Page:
If you need to escape from South Philly’s cramped eateries, head north to the expansive Positano Coast. Start your meal with some crudo (Italian sashimi), which changes daily—the razor clam crostini is a standout, as is the bluefin tuna platter. Lunch fare tends toward seafood salads, particularly favorites like the Aldo salad, named after owner Aldo Lamberti, a chopped rendition featuring shrimp, prosciutto, avocado, artichokes, mushrooms, fennel, smoked mozzarella and house dressing, or the tuna niçoise, laced with crispy capers, string beans, radish and quail egg. Entrée plates are small, so sharing is key. Refreshing takes on Italian favorites include stacked eggplant napoleon and salmon limoncello. After dinner finish your bottle of wine in the Sopra Lounge.
212 Walnut Street, 215-238-0499; lambertis.com
SABRINA’S CAFÉ | AMERICAN
The Italian Market, that bustling stretch of Ninth Street studded with curbside produce stands and homemade pasta purveyors, has atmosphere to spare, but its lucky charm might be Sabrina’s, a neighborhood café so popular that it inspired a sequel, Sabrina’s Café and Spencer’s Too, in the Art Museum area. The brunch is worth the hour-long wait on most weekends. Omelets, buttermilk pancakes and the legendary Barking Chihuahua breakfast burrito are favorites, but a bright spinach salad topped with bacon, pine nuts, sun-dried tomatoes, a candied poached pear and Gorgonzola cheese with a honey mustard vinaigrette more than holds its own. Vegetarians will be easily won over by Sabrina’s version of the Philly cheesesteak, here made from seitan. After 5 PM, candlelit tables set the scene for an eclectic roundup of mostly from-the-sea specials and BYOB imbibing.
910 Christian St., 215-574- 1599; sabrinascafe.com
SEASONS 52 | AMERICAN
Upscale shopping centers may have finally found their culinary complement in Seasons 52, a thriving East Coast chain with a West Coast sensibility. Warm wood interiors, an open kitchen and a foliage-filled outdoor patio are far from the gimmicky mall eateries of yesteryear. In fact, the only gimmick happening here is that everything on the menu is no more than 475 calories. The health-conscious mind-set translates to paper-thin flatbreads dusted with cheese, robust salads inspired by seasonal produce and filled with lean proteins, and straightforward entrées that soak up the smoky flavors of the wood-fired grill. Selections change with the seasons (hence the name), but a few dishes have sustained interest despite diners’ weather-related food fancies, like the Mediterranean shrimp salad and caramelized grilled scallops served with roasted asparagus and sun-dried tomato pearl pasta. The wine list here is also worth a glance: Some 100 bottles are offered, with more than 60 available by the glass from the award-winning international list. Even desserts are waistline friendly (as long as you stick to just one) thanks to shot-glass serving sizes.
Cherry Hill Mall, 2000 Rte. 38, 856-665- 1052; seasons52.com
SUPPER | AMERICAN
There are many reasons to love Supper: the homey, rustic dining room; the low-key South Street locale; the amiable atmosphere that owners Mitch and Jennifer Prensky create simply by going table to table to exchange a few words with that night’s guests. The aesthetics are a natural complement to the modern American menu and, moreover, the notion that fine dining doesn’t have to be fussy or, worse, intimidating. Dishes are broken down into four categories— hors d’oeuvres, firsts, plates and large plates—to make it easier to sample as much of the menu as you can comfortably commit to. Whet your appetite with the smoked butternut squash soup, a Supper staple, and move on to the sublime Boston bibb and herb salad with bacon, cornbread and the sweetest apples we can ever recall tasting. If you’re still hungry, order the crispy rabbit schnitzel with grain mustard and sage or the shellfish cioppino accented by spicy tomatoes and fennel. In direct contrast to what its name suggests, Supper is also open for lunch. Midday dining offers yet another opportunity to discover Prensky’s culinary skill, particularly the outstanding Supper dog. Trust us—you’ll never look at those ballpark franks the same way again.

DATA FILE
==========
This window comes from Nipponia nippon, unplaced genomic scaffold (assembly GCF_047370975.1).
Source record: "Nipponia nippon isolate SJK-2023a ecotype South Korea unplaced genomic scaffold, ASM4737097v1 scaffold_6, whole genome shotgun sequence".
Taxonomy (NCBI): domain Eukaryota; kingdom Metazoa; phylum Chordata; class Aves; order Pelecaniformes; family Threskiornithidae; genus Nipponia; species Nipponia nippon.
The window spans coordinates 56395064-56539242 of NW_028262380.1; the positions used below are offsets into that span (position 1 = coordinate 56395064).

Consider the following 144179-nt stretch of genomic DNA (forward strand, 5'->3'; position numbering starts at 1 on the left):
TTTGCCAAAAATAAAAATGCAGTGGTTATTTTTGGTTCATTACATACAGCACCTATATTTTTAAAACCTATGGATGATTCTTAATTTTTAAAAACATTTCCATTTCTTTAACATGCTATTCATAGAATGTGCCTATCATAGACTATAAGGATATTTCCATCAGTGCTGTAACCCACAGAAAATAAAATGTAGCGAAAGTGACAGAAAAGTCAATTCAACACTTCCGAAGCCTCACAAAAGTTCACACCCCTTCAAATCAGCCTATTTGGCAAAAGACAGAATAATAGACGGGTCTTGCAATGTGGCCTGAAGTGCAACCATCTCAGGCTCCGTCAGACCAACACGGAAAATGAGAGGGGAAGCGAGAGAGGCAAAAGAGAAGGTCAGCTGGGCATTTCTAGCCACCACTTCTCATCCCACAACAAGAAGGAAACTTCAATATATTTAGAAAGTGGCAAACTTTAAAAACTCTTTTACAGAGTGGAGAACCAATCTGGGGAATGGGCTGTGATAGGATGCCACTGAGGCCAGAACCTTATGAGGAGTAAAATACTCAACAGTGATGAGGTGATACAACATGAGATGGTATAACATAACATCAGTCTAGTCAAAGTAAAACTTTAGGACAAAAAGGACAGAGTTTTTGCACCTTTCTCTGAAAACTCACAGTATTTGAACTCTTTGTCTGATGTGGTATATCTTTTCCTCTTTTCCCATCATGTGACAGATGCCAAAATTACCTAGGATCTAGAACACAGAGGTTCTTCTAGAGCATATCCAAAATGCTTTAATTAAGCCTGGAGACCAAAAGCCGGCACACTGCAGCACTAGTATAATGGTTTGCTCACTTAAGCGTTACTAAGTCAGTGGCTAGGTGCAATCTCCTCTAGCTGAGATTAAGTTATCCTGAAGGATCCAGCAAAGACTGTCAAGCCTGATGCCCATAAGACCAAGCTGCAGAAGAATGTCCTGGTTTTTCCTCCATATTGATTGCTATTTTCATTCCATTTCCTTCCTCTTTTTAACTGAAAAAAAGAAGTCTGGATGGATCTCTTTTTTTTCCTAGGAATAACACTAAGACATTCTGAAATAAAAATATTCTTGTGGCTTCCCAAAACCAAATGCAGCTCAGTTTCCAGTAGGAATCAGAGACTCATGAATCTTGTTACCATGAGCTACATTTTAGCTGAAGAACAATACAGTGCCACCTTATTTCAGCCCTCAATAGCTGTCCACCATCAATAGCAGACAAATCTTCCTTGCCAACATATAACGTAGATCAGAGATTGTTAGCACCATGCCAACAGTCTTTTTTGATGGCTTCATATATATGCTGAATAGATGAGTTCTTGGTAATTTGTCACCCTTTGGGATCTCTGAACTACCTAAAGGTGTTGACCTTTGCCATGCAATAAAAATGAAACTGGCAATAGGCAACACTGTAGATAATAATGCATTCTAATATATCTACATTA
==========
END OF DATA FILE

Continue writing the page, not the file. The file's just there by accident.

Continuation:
926 South St., 215-592-8180; supperphilly.com
STANDARD TAP | AMERICAN
Northern Liberties has plenty of hot spots, but the Standard Tap rules the roost. The Tap’s casual dinner menu, scrawled daily on chalkboards, features selections that run the gamut from standout sandwiches to inspired seasonal entrées (there’s even a raw bar). If you visit on a night when the cheese plate appetizer is featured, start with that. The mashed chickpea wrap is tasty and filling, topped with sprouts, tomatoes and cucumbers, while the house cheeseburger is juicy and generously portioned. The duck salad is a favorite, an upscale twist on the standard grilled chicken versions that dominate other menus. Save room for some sweet stuff, too: Standard Tap’s dessert menu includes crème brûlée sweetened just right and occasionally spotlights seasonal favorites such as homemade cherry pie.
901 N. Second St., 215-238-0630; standardtap.com
WINNIE’S LE BUS | AMERICAN
Philadelphia has no shortage of contenders for the title of best bread bakery. Le Bus’ crusty creations may or may not make the top of your list, but its sole restaurant offshoot, Winnie’s Le Bus, easily takes the title of best all-around dining spot along Main Street in Manayunk. Tightly packed baskets of bread arrive with every meal, even prior to consistently reliable sandwiches like oven-roasted turkey breast (stacked with Swiss cheese and sprouts, slathered with honey mustard and served on dense black onion bread), but you’ll feel far more saintly pairing all those carbohydrates with one of Winnie’s winning salads. We love the summery Le Bus pear salad and the tangy Thai turkey option. Most lunch items are available throughout the day, making them great dine-and-dash dishes for busy weeknights.
4266 Main St., 215-487-2663; lebusmanayunk.com
A NEW SUSHI SPOT FOR CENTER CITY
The west side of Center City has been missing a swank sushi spot for years—until now, that is. Zama, which opened in December in the space formerly occupied by Loie, is the debut restaurant of chef Hiroyuki “Zama” Tanaka, whose résumé includes stints at such venerable sushi destinations as Pod and Morimoto. His traditionalist approach to Japanese cuisine is refl ected in more than 30 à la carte sashimi options and specialty rolls like striped bass with citrus-soy and yellowtail with jalapeño and chili-mango. 128 S. 19th St., 215-568-1027; zamarestaurant.com